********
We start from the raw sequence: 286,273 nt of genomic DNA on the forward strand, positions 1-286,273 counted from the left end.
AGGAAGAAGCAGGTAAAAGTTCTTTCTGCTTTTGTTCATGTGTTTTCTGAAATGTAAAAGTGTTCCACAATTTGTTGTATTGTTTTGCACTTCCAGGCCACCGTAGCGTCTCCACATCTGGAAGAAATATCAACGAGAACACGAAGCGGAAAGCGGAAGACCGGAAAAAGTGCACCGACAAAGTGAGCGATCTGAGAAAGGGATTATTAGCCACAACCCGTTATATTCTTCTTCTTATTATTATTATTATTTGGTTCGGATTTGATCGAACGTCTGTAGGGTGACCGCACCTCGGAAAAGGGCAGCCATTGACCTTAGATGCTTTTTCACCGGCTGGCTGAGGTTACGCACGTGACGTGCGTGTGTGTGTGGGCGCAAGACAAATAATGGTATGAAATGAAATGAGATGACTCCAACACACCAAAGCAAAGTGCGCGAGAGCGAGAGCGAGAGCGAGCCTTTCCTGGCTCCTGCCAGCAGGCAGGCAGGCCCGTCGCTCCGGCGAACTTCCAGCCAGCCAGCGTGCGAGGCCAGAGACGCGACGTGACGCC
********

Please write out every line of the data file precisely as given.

We start from the raw sequence: 286,273 nt of genomic DNA on the forward strand, positions 1-286,273 counted from the left end.
AGGAAGAAGCAGGTAAAAGTTCTTTCTGCTTTTGTTCATGTGTTTTCTGAAATGTAAAAGTGTTCCACAATTTGTTGTATTGTTTTGCACTTCCAGGCCACCGTAGCGTCTCCACATCTGGAAGAAATATCAACGAGAACACGAAGCGGAAAGCGGAAGACCGGAAAAAGTGCACCGACAAAGTGAGCGATCTGAGAAAGGGATTATTAGCCACAACCCGTTATATTCTTCTTCTTATTATTATTATTATTTGGTTCGGATTTGATCGAACGTCTGTAGGGTGACCGCACCTCGGAAAAGGGCAGCCATTGACCTTAGATGCTTTTTCACCGGCTGGCTGAGGTTACGCACGTGACGTGCGTGTGTGTGTGGGCGCAAGACAAATAATGGTATGAAATGAAATGAGATGACTCCAACACACCAAAGCAAAGTGCGCGAGAGCGAGAGCGAGAGCGAGCCTTTCCTGGCTCCTGCCAGCAGGCAGGCAGGCCCGTCGCTCCGGCGAACTTCCAGCCAGCCAGCGTGCGAGGCCAGAGACGCGACGTGACGCC